As a female, minority, and immigrant, I know firsthand what it feels like to be marginalized in school, work, and society in general. I have seen people being victimized by their employers and big corporations and entities but who are unable to fight back because of a language barrier or lack of resources. This spurred me to focus my practice on civil rights, employment, and consumer law. Employment, civil rights, and consumer issues have a profound impact on our lives, and a person whose rights in these areas have been violated could suffer from devastating and long-term injuries as a result. My ultimate goal is to ensure that these individuals’ rights are protected, that they will feel safe and empowered, whether it is at work or outside of work, and that they are treated fairly and equitably. My hope is that each case, each client I advocate for, each positive result we reach, brings us that much closer to systemic change, equality, and justice.
What advice would you give someone about starting and running their own firm?
Talk to as many solo practitioners as you can to really understand the pros and cons of starting your own practice. You will be surprised how many people will just sit down and talk to you about their experiences and to offer invaluable advice. I’m thankful to people like CWBA board member Kelli Riley, who was willing to take the time to share her practical experiences as a solo. Also, do you like business and marketing, or is it something you have no taste for? The business side of running a law firm could sometimes take more time than actually practicing law and is even more substantial when you’re starting up. You have to be prepared for that and have a financial cushion of at least a few months as you may not be bringing in much revenue your first year.
Can you talk about your experience with the Legal Entrepreneurs for Justice?
LEJ (www.lejco.org) is a legal incubator started by our very own Colorado Supreme Court Justice, and CWBA member, Melissa Hart. LEJ trains lawyers to build law practices that specifically meet the needs of the underserved in Colorado. Its motto is “doing well by doing good.” I’m proud to have been accepted to its second cohort class. My goal always has been to serve the most marginalized and vulnerable members of our community, but these are often the people who cannot afford the traditional law firm hourly rate model. LEJ has provided me the mentorship and training to think outside the box in representing the most underserved members of our community.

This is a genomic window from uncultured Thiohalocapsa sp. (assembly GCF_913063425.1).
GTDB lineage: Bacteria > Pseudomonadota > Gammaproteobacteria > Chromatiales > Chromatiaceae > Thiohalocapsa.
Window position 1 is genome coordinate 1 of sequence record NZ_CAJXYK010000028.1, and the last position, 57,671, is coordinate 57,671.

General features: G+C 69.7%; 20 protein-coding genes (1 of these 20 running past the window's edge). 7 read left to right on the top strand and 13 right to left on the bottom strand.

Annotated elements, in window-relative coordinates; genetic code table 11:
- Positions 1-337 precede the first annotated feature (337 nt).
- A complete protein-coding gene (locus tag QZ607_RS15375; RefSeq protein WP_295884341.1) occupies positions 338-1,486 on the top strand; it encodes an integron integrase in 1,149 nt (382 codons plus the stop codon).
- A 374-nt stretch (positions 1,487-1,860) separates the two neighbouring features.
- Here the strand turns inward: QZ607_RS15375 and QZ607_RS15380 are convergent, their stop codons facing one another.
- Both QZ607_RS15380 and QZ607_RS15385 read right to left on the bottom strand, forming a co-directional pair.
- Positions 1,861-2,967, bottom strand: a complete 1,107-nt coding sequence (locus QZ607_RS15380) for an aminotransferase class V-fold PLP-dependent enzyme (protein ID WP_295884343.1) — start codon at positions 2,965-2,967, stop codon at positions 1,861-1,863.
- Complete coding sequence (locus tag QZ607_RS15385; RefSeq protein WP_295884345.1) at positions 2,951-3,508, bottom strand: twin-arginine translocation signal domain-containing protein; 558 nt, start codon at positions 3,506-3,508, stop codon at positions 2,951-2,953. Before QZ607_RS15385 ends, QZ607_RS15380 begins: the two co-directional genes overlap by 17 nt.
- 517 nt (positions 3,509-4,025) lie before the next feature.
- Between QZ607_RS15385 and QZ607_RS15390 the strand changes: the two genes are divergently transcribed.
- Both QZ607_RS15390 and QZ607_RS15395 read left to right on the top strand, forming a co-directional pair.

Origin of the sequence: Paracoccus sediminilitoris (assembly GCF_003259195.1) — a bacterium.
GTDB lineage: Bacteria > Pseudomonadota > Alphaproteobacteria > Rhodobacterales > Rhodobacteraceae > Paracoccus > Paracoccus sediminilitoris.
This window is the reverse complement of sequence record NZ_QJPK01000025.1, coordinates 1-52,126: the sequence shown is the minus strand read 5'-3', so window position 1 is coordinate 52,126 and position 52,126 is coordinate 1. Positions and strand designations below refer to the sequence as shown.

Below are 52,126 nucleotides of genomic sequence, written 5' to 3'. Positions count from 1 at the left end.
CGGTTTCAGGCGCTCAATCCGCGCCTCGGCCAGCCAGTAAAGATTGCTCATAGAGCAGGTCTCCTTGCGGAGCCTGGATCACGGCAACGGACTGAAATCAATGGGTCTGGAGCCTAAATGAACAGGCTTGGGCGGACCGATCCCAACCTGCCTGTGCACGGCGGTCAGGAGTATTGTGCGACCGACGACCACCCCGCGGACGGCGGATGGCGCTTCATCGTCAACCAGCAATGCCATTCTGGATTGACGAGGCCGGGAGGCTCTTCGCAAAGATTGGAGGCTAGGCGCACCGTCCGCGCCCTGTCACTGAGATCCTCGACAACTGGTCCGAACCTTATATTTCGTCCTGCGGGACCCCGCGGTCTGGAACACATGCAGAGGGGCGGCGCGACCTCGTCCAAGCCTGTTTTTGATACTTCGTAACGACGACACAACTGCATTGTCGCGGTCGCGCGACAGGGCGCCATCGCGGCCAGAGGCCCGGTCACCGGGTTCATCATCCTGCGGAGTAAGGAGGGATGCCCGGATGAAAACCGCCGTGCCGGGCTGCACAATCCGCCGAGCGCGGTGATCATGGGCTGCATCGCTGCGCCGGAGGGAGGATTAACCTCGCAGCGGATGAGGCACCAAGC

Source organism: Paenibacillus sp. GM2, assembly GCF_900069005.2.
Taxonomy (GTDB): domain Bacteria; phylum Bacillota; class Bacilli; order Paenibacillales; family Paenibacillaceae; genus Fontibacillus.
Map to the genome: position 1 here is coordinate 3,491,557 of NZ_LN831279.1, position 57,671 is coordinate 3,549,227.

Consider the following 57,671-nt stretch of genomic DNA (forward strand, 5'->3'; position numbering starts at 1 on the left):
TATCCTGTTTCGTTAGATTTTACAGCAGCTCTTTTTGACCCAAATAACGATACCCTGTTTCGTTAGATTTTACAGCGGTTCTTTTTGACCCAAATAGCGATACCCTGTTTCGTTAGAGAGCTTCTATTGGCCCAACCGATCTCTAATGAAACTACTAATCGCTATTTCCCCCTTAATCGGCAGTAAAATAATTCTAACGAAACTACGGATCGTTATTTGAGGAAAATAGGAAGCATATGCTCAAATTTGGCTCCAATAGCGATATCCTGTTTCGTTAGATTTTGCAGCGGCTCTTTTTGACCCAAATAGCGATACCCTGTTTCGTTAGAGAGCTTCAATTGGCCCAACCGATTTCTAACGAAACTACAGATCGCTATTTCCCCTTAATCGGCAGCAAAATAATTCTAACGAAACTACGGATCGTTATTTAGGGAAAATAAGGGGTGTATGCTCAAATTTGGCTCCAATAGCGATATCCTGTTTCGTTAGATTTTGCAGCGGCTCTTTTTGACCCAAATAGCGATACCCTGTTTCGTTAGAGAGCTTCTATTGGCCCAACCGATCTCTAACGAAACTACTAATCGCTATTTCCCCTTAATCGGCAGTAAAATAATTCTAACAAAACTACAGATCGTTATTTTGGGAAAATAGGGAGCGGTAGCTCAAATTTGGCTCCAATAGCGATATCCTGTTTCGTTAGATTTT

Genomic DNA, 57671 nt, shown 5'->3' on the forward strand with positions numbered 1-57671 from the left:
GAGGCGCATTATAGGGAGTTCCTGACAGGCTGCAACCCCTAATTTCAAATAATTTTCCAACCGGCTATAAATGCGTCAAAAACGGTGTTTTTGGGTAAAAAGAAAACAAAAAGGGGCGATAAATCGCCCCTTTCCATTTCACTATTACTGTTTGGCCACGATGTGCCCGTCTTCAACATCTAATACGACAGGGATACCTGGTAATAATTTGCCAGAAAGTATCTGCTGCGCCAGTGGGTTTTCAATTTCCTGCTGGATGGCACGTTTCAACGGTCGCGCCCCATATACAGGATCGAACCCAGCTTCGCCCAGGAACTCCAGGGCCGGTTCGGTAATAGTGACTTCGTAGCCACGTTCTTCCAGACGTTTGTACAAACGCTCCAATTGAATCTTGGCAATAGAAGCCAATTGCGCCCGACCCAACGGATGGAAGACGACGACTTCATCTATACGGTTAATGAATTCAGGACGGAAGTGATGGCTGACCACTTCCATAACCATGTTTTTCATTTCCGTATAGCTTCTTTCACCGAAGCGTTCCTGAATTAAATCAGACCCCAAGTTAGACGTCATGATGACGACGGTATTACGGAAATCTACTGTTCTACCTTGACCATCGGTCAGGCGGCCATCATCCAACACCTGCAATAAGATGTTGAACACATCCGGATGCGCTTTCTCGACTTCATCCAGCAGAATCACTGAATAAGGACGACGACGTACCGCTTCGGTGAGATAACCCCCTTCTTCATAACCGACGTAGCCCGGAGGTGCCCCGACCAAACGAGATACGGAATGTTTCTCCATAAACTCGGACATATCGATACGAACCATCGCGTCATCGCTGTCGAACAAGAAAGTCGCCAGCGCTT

You mention in your bio on your firm website that you are an immigrant and first-generation college graduate. Can you describe that experience and what it has meant to your career?
I am grateful for all the opportunities I have been given as a result of the compassion and generosity of mentors and the support of the community — allowing me to become an American citizen, graduate from college and law school, and become a lawyer. It is because of this that I’m deeply committed to giving back to my community and ensuring that those who are underserved are protected and empowered.
May is Asian Pacific American Heritage Month. What does Asian Pacific American Heritage Month mean to you?
More than ever, during this time of COVID and the resulting racist rhetoric and hate crimes against Asian Americans, I am reminded of how important it is for the Asian American community to stand firmly together and fight against racism and xenophobia. Although in Colorado, Asians make up less than 3 percent of our state’s population, we nevertheless have a strong voice and we should not be afraid to stand up and be proud of who we are as Asian Americans and all that we have accomplished as Asians and as Americans, our diverse culture and people, and the fact that we are an important part of the American story. This Asian Pacific American Heritage Month, I am proud to be an Asian American here in Colorado, where so many Asian Americans are standing up, fundraising for our frontline workers and those in need, and just making a difference in our community.
What influence has your involvement with APABA and the CWBA had on your career?
I am so proud and humbled to be a part of APABA and CWBA. These two organizations are seriously powerhouses in the way they, echoing CWBA President Miranda Hawkins’s theme for this year, “lead beyond.” The leaders of these organizations encourage me with their fresh and innovative ideas, desire to give back to our community, and strength in connecting our members in a meaningful way. I am inspired and motivated by their work to ensure that I continue to think of our community in both my personal and professional life.
Kate Noble is a CWBA Publications Committee member and a legal editor with Colorado Bar Association CLE, the nonprofit educational arm of the Colorado and Denver Bar Associations.